Don't want to post? Email me instead.

cavehillred AT yahoo.co.uk

Monday, July 14, 2008

Blogs V Jobs

What happens when the irresistable blog meets the immovable earner?

The thought crossed my mind recently as I noted the passing of two of Ireland's more popular blogs - Sigla and Present Tense.

Both are now firmly in the past tense, as their authors move on to pastures new and, crucially, paying.

I can appreciate the difficulties for a journalist who has a blog. You write for a living, which is hard enough. Getting paid for writing is even harder. So where's the motivation in doing it for free? A blog is in a way only encouragement for people to expect your work for nothing - including that nefarious species, editors.

I don't think it's a coincidence that both Sinead and Shane were functioning hacks before they blogged. I get the sense that blogging was something they tried and found ultimately incompatible with the day job.

Other hacks, like Richard Delevan and Sarah Carey, seem able to keep both plates spinning in the air. But then again, Sarah came to journalism via her blog being noticed by the Sunday Times, while Richard has long mastered the high wire act of keeping both in balance.

Maybe he manages it because his articles tend to be lengthy, considered pieces of work, whereas his blog is often home to much shorter items that have come to his notice.

There are other blogs by Irish journos. But by and large they're either by youngsters starting out on their career or they're done under pseudonyms.

Perhaps the former are just looking for an outlet, somewhere to practice their chosen trade, maybe even get noticed. Perhaps the latter are looking to put things into the public domain which their paymaster won't publish. I'm speculating here, of course.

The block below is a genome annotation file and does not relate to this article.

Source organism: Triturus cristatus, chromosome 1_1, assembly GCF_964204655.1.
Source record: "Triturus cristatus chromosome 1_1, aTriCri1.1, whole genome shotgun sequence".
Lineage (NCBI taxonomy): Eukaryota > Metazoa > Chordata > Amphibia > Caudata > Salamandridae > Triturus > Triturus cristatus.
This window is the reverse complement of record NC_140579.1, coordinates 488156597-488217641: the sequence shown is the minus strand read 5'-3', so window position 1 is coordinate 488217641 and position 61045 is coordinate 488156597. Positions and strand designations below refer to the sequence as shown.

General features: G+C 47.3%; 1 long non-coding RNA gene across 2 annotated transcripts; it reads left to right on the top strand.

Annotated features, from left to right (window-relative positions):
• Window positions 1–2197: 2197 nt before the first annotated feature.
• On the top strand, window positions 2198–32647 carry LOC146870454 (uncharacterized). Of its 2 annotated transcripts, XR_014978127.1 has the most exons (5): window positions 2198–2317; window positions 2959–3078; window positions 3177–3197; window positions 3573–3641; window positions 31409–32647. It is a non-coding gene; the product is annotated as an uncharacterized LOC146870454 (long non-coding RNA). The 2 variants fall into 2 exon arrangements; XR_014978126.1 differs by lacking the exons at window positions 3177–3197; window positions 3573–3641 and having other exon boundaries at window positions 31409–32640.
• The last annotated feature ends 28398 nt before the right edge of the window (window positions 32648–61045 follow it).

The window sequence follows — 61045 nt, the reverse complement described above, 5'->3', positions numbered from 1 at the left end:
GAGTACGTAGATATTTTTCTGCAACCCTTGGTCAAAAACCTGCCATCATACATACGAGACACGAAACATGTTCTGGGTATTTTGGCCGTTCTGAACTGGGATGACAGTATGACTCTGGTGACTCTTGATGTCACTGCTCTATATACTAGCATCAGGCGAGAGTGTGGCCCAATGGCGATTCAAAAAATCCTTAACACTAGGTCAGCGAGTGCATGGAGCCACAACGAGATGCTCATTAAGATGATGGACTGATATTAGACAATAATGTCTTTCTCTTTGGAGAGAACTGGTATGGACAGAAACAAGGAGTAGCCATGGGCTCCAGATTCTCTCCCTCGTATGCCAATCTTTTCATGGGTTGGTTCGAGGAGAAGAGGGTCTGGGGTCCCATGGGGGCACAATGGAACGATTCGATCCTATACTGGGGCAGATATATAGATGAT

The clash of cultures between 'old' media and 'citizen journalism' has become a somewhat hackneyed topic for debate, and to me it seems defunct as we're still in some sort of transitional arrangement wherein both forms are seeking to find a way to marry into each other, like a messy corporate merger.

But the intersection between blogging and the media does seem to produce regular casualties, and those casualties are nearly always the blog, which doesn't pay, as opposed to the media work which does.

It would be great to see more established journalists commence blogging in Ireland. But sadly the trend seems to be going in the opposite direction. Anyone remember this from one particular Irish media titan?

And he got paid for it. Just not enough, presumably, for it to continue into the present.

When the need and opportunity to progress a career in the media clashes with blogging, it's the blog which is the first casualty. Because they take time and consideration and thought, and they don't pay.

This isn't restricted solely to hacks, of course. Other good blogs have fallen by the wayside as their authors lacked time to blog because they were busy earning elsewhere.

And even though blogs are free to read, we're all a little poorer for that loss.

It strikes me that the payment available to bloggers (other than a pittance of adsense revenue or similar) is in the interaction from reader comments. You don't get that in the mainstream media (letters pages and radio phone-ins just don't carry the same capacity for initiating a considered debate instantly.)

It doesn't compare to getting a cheque in the mail, but it is a small reward when someone notes something you've blogged about and takes issue with it, or agrees fervently, or says you've opened their mind, or merely links to it from a blog of their own.